So we move to the Keurig home brewer. This is a marvelous machine. You never have to touch the coffee flakes. They are packaged in a small plastic cup which you place in a little holder that the machine opens and presents to you. You can buy any number of famous brands, flavors, strengths, even teas, chais, hot cider or hot chocolate. The machine punctures the cup surface, bottom and top, and draws pressurized, heated water from a reservoir through beverage particles, and then emits your brewed beverage into your cup, all in less than 60 seconds, usually more like 20 seconds. I am really curious how this machine does this, but have been unable to find any drawing. I guess I will have to just accept the engineering inventiveness that is behind this machine. I suppose it is a well guarded industrial secret or something. There is something in me that says my carbon footprint is decadently enlarged by using just this little individual serving of beverage mix and by brewing just a single cup of the coffee. I know this must be true. And yet I love so much the wonderful and excellent flavors that are emitted from this machine. You can even do iced beverages. Just fill your tumbler with ice and brew some tea of any flavor and Voila! refreshing iced tea. You purchase special little K-cups that are intended for brewing iced beverages. They contain a little more beverage mix to account for the melting ice. It somehow seems so decadent and lazy to refuse to even use a teaspoon to put a dollop of instant coffee into a cup and use our instant boiling water tap that we had put into our house to draw a cup of hot water onto the flaked coffee. This takes the coffee experience one huge step further. After all instant Folgers does not have the same taste as a deep rich latte just as brewed down at the corner Starbucks.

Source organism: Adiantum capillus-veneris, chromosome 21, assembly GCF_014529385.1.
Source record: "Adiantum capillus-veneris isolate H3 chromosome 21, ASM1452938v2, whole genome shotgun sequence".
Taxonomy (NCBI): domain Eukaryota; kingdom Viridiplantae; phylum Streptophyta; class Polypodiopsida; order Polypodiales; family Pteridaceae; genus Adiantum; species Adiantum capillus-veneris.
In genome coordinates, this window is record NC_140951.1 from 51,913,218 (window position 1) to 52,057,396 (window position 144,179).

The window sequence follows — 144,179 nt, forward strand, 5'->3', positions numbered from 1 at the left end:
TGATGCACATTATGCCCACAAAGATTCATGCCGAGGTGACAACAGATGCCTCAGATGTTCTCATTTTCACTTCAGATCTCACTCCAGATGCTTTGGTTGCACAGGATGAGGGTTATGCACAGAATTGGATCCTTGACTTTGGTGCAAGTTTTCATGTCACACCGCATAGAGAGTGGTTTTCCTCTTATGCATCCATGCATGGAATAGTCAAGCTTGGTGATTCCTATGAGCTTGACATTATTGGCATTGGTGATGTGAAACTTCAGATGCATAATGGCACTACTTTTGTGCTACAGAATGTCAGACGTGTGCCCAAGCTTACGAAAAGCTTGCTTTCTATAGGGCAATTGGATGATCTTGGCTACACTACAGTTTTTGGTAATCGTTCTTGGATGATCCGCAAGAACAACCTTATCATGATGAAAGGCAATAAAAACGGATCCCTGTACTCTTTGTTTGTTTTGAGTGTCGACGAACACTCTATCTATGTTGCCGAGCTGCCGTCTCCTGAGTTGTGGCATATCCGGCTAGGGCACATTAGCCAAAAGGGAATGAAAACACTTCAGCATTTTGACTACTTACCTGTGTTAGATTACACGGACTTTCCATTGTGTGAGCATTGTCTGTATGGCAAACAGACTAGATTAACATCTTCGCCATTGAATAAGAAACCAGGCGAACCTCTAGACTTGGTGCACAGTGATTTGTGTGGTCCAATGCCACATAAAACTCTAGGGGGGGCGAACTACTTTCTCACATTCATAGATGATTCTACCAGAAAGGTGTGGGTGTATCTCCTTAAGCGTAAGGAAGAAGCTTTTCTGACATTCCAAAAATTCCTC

Well, the coffee brewer was my husband's gift. My gift was a home soda maker. My son and daughter in law know that I drink a lot of soda because they can monitor how much we drink when we visit at their home. This machine has a CO2 container and it carbonates the water with any flavor that you choose, and emits a beverage over your ice cubes. I am still to explore the ways to use this machine. Interestingly, I recall first visiting my parents in law in Israel in the 1970s when my mother in law placed just such a container on the table with which one could carbonate one's orange juice, or water, or any juice or beverage you wanted. This machine is quite a bit more technologically advanced but it is the same principle. You are still using a CO2 cartridge, the preparation of which must contribute to the carbon footprint. However, you are not using all that aluminum in the cans and needing to recycle it. I got several flavor packs and two plastic bottle receptacles to receive my carbonated beverage for drinking. Wow, another gadget. Our present day world never seems to be at a loss for a new gadget.